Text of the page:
I was away at a wedding all weekend so I actually haven’t even seen film of the match yet. Given the way the numbers look, I don’t think I want to. Louisville City turned in what was easily their worst passing performance of the season Saturday on the City Island. 73.8% overall, which is just mediocre, but 59.5% in the opposing half, which is…quite bad. Frankly, that’s the only number you really need to look at to figure out why City lost over the weekend.
The silly part is, Harrisburg didn’t exactly play well, either: 74% passing, 62% in the opposition half, less than 400 pass attempts, losing the possession and duels battles. They just played better than Louisville City. City gave up eleven shots on goal, which is a lot for this team this season. Eight of those shots were taken in the box, and four were on frame. Team Purple themselves only had three shots on goal the entire match, and just one in the second half.
Back to passing. No one had a good passing game. Guy Abend was just under 70% in the opposing half, while Paolo DelPiccolo was under 55%. When your job as a central mid is not to make seeing-eye passes, but instead to get it to the wingbacks who take it up the field, hitting a low percentage is not a good thing. Guy and Paolo did pretty well in 1v1 situations in this game, but the sheer number of them, 15, should tell us a little more about why City passed so poorly.
One of the “weak points” of this version of the 3-4-3 is that it can leave the central defending midfield stranded. If the wingbacks are supposed to stay wide and the three forwards play high up the field, the two central midfielders can be overwhelmed if the opposition plays four or five midfielders. Those guys’ job is to disrupt horizontal passing lanes and generally make the LouCity central midfielders miserable, which they did. O’Connor (I think) responded to this by subbing Richard Ballard in for Sean Totsch in the second half and playing with a more traditional four-man back line and giving Guy and Paolo some more support. However, that essentially meant that City had to try and play the ball through the middle of the field, and Harrisburg was more than happy to eat that up all day.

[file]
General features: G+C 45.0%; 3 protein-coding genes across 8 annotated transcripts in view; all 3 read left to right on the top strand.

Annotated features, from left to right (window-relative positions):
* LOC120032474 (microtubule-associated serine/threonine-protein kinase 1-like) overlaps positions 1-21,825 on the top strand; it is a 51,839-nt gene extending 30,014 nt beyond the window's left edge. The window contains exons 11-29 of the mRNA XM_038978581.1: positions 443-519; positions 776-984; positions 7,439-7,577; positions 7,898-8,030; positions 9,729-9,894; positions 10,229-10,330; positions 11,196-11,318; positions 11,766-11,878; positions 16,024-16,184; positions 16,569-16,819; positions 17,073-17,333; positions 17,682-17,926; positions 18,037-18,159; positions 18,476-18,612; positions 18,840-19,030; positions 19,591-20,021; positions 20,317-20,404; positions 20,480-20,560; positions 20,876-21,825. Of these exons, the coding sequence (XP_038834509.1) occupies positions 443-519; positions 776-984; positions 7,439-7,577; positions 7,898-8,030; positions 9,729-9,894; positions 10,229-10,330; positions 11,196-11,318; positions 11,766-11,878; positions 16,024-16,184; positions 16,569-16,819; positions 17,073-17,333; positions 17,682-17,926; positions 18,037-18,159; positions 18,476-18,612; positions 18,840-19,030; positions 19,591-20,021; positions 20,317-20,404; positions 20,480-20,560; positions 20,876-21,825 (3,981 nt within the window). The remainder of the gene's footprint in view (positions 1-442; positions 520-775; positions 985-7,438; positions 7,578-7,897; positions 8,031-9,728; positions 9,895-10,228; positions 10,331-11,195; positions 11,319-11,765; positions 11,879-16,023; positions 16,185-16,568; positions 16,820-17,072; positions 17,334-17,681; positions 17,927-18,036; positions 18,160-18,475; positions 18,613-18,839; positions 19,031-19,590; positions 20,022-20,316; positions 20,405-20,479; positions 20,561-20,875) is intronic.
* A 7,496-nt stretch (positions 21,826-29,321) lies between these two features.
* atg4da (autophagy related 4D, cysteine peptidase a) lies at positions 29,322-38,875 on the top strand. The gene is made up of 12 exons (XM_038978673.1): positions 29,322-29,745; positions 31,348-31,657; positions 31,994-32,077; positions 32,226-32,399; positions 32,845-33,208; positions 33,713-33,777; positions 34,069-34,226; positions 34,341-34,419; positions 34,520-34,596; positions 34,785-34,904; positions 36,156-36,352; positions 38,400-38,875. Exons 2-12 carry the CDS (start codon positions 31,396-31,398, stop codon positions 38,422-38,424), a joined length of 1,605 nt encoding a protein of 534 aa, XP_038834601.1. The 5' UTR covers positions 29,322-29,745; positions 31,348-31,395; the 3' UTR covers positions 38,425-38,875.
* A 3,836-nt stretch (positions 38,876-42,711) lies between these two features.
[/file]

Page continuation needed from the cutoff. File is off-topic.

Offensively, Brian Ownby and Cam Lancaster had miserable days – 39% and 25% OP half passing, respectively. No one of the attacking three had more than 25 passes the entire game. Cam won six of eight duels, which is good, but when you win a duel and then still lose the ball or don’t get a shot off (just one for the game), it is frustrating. George Davis IV had the best match of the three, creating three scoring chances and winning six of his ten duels, but he only had 18 passes in 90 minutes. That’s not good.
This is a disappointing result to be sure, away or not. City has now dropped points to the two worst teams in the league. The Elsie PR machine is categorizing this result as a one-off and the product of an unfocused team. I’ll buy that for now, but keep an eye out this coming weekend to see if the “overwhelm the central mids” tactic works for Ottawa, or if James O’Connor & Co. can adjust. Let’s go.